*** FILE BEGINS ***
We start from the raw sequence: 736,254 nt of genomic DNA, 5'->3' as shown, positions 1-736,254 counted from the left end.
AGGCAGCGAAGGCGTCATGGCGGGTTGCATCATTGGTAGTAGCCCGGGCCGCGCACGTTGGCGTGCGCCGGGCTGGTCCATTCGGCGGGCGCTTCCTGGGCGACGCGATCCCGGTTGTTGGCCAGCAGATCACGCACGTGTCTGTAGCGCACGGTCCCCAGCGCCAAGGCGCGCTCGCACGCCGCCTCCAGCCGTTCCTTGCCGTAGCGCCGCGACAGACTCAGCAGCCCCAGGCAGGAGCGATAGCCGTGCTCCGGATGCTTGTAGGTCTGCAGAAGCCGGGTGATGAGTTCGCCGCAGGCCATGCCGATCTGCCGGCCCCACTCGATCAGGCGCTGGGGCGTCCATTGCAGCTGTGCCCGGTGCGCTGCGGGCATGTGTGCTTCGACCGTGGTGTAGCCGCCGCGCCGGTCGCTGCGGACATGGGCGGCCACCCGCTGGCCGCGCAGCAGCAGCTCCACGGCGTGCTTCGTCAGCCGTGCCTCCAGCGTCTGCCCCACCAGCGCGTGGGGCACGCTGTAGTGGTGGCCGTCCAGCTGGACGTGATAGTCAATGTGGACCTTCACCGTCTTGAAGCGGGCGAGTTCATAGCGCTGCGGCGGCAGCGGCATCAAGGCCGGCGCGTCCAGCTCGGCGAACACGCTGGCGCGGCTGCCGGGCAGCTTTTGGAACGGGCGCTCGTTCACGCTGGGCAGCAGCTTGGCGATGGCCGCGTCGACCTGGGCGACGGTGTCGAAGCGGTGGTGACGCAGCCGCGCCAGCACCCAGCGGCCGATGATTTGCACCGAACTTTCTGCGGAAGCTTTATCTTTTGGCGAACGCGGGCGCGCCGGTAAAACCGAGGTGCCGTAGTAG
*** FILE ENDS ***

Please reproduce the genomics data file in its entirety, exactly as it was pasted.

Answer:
We start from the raw sequence: 736,254 nt of genomic DNA, 5'->3' as shown, positions 1-736,254 counted from the left end.
AGGCAGCGAAGGCGTCATGGCGGGTTGCATCATTGGTAGTAGCCCGGGCCGCGCACGTTGGCGTGCGCCGGGCTGGTCCATTCGGCGGGCGCTTCCTGGGCGACGCGATCCCGGTTGTTGGCCAGCAGATCACGCACGTGTCTGTAGCGCACGGTCCCCAGCGCCAAGGCGCGCTCGCACGCCGCCTCCAGCCGTTCCTTGCCGTAGCGCCGCGACAGACTCAGCAGCCCCAGGCAGGAGCGATAGCCGTGCTCCGGATGCTTGTAGGTCTGCAGAAGCCGGGTGATGAGTTCGCCGCAGGCCATGCCGATCTGCCGGCCCCACTCGATCAGGCGCTGGGGCGTCCATTGCAGCTGTGCCCGGTGCGCTGCGGGCATGTGTGCTTCGACCGTGGTGTAGCCGCCGCGCCGGTCGCTGCGGACATGGGCGGCCACCCGCTGGCCGCGCAGCAGCAGCTCCACGGCGTGCTTCGTCAGCCGTGCCTCCAGCGTCTGCCCCACCAGCGCGTGGGGCACGCTGTAGTGGTGGCCGTCCAGCTGGACGTGATAGTCAATGTGGACCTTCACCGTCTTGAAGCGGGCGAGTTCATAGCGCTGCGGCGGCAGCGGCATCAAGGCCGGCGCGTCCAGCTCGGCGAACACGCTGGCGCGGCTGCCGGGCAGCTTTTGGAACGGGCGCTCGTTCACGCTGGGCAGCAGCTTGGCGATGGCCGCGTCGACCTGGGCGACGGTGTCGAAGCGGTGGTGACGCAGCCGCGCCAGCACCCAGCGGCCGATGATTTGCACCGAACTTTCTGCGGAAGCTTTATCTTTTGGCGAACGCGGGCGCGCCGGTAAAACCGAGGTGCCGTAGTAG